On Goldman’s characterization of him as a mediocre employee who quit because of compensation, or because he was likely to be fired:

What Goldman Sachs doesn’t seem to realize is that by doing this, they are almost confirming the things I said in the op-ed. This idea of, ‘win at all costs’ – the erosion of integrity. They are not addressing one single point that I’ve actually made.

I was doing well in my career. I was at the place for 12 years I survived in one of the most cutthroat environments in Wall Street. Out of the 75 people I started with as a summer intern, there were only 7 of us left.  My reviews were excellent and I would ask Goldman to release all my reviews. Release the emails from the seven partners who told me within before I left what a stellar job … There was a lot of praise coming in, and I grew the business there.

I think in a sense, talking about compensation and leaking reviews does not address the problem and, No. 2, I just think the idea of releasing confidential employee information does not strike me as high integrity way to go about addressing the issue.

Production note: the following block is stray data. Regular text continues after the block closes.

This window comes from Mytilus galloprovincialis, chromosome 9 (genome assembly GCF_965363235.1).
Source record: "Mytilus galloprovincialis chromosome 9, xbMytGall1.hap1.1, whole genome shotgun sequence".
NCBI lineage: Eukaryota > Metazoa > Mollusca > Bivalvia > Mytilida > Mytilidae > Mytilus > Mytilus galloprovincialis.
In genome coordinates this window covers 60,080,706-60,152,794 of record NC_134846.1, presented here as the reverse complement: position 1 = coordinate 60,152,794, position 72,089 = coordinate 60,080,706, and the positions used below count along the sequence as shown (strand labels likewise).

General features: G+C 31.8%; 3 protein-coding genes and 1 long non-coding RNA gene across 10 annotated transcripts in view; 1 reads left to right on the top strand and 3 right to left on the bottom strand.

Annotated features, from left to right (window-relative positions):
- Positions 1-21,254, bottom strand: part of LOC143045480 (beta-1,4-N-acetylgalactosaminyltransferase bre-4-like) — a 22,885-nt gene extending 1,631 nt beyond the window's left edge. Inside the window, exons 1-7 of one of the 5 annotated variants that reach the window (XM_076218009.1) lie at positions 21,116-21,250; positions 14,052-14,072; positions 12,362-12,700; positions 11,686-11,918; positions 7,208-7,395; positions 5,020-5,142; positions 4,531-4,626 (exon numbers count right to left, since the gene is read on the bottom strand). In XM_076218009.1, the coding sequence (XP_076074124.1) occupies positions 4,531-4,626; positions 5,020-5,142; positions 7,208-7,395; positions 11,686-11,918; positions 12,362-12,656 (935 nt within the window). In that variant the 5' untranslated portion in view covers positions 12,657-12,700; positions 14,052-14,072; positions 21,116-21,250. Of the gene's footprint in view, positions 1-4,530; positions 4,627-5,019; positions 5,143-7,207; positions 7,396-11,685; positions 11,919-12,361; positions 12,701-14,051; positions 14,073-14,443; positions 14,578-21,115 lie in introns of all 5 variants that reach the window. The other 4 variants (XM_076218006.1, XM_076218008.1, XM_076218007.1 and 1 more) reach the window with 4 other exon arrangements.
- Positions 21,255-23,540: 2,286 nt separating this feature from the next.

Why relate the anecdote of Blankfein in the gym naked?

The reason I didn’t write a proscriptive, boring book… I wanted to reach a wide audience to show them what Wall Street’s really like and give them a window into it. I needed to tell my own story and make it accessible to people, so anything I write in the book, I mean in good spirits or good humor, I was not trying to embarrass anyone or hurt anyone.

What are you going to do when you are done promoting the book?

There is a real absence of people within the financial industry trying to advocate for positive reform. I would like to try to be part of that conversation in the medium term, whether that is helping regulators give insight into what goes on, whether its speaking to an audience of students, whether its writing more about it, I haven’t figured out what the right way to do it is.